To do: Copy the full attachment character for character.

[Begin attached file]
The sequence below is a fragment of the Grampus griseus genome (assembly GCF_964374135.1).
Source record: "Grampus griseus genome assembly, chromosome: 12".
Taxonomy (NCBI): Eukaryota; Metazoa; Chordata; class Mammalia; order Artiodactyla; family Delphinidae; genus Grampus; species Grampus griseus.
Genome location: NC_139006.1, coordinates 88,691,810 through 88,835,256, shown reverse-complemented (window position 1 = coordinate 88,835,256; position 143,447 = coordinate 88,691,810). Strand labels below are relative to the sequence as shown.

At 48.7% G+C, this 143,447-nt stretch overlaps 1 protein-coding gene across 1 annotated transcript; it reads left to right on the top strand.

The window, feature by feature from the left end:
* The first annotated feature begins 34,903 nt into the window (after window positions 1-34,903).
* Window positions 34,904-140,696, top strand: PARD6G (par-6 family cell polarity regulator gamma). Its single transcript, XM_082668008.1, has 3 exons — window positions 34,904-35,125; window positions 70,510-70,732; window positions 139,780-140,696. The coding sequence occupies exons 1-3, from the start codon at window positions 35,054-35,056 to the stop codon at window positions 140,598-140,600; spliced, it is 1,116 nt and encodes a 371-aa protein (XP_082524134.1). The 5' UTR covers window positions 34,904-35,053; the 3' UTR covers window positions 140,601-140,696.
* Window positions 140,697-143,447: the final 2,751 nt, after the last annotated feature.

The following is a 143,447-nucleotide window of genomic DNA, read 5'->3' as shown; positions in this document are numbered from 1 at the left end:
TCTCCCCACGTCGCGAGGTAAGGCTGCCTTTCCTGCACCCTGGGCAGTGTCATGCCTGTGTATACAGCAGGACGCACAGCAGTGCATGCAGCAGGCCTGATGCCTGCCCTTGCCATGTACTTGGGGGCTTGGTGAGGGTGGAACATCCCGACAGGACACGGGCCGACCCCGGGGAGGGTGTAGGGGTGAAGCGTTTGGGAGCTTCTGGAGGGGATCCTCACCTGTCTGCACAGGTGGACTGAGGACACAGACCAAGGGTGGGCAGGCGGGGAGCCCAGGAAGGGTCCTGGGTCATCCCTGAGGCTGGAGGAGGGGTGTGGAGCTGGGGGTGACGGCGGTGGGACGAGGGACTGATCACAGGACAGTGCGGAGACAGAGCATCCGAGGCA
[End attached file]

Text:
The sequence below is a fragment of the Grampus griseus genome (assembly GCF_964374135.1).
Source record: "Grampus griseus genome assembly, chromosome: 12".
Taxonomy (NCBI): Eukaryota; Metazoa; Chordata; class Mammalia; order Artiodactyla; family Delphinidae; genus Grampus; species Grampus griseus.
Genome location: NC_139006.1, coordinates 88,691,810 through 88,835,256, shown reverse-complemented (window position 1 = coordinate 88,835,256; position 143,447 = coordinate 88,691,810). Strand labels below are relative to the sequence as shown.

At 48.7% G+C, this 143,447-nt stretch overlaps 1 protein-coding gene across 1 annotated transcript; it reads left to right on the top strand.

The window, feature by feature from the left end:
* The first annotated feature begins 34,903 nt into the window (after window positions 1-34,903).
* Window positions 34,904-140,696, top strand: PARD6G (par-6 family cell polarity regulator gamma). Its single transcript, XM_082668008.1, has 3 exons — window positions 34,904-35,125; window positions 70,510-70,732; window positions 139,780-140,696. The coding sequence occupies exons 1-3, from the start codon at window positions 35,054-35,056 to the stop codon at window positions 140,598-140,600; spliced, it is 1,116 nt and encodes a 371-aa protein (XP_082524134.1). The 5' UTR covers window positions 34,904-35,053; the 3' UTR covers window positions 140,601-140,696.
* Window positions 140,697-143,447: the final 2,751 nt, after the last annotated feature.

The following is a 143,447-nucleotide window of genomic DNA, read 5'->3' as shown; positions in this document are numbered from 1 at the left end:
TCTCCCCACGTCGCGAGGTAAGGCTGCCTTTCCTGCACCCTGGGCAGTGTCATGCCTGTGTATACAGCAGGACGCACAGCAGTGCATGCAGCAGGCCTGATGCCTGCCCTTGCCATGTACTTGGGGGCTTGGTGAGGGTGGAACATCCCGACAGGACACGGGCCGACCCCGGGGAGGGTGTAGGGGTGAAGCGTTTGGGAGCTTCTGGAGGGGATCCTCACCTGTCTGCACAGGTGGACTGAGGACACAGACCAAGGGTGGGCAGGCGGGGAGCCCAGGAAGGGTCCTGGGTCATCCCTGAGGCTGGAGGAGGGGTGTGGAGCTGGGGGTGACGGCGGTGGGACGAGGGACTGATCACAGGACAGTGCGGAGACAGAGCATCCGAGGCA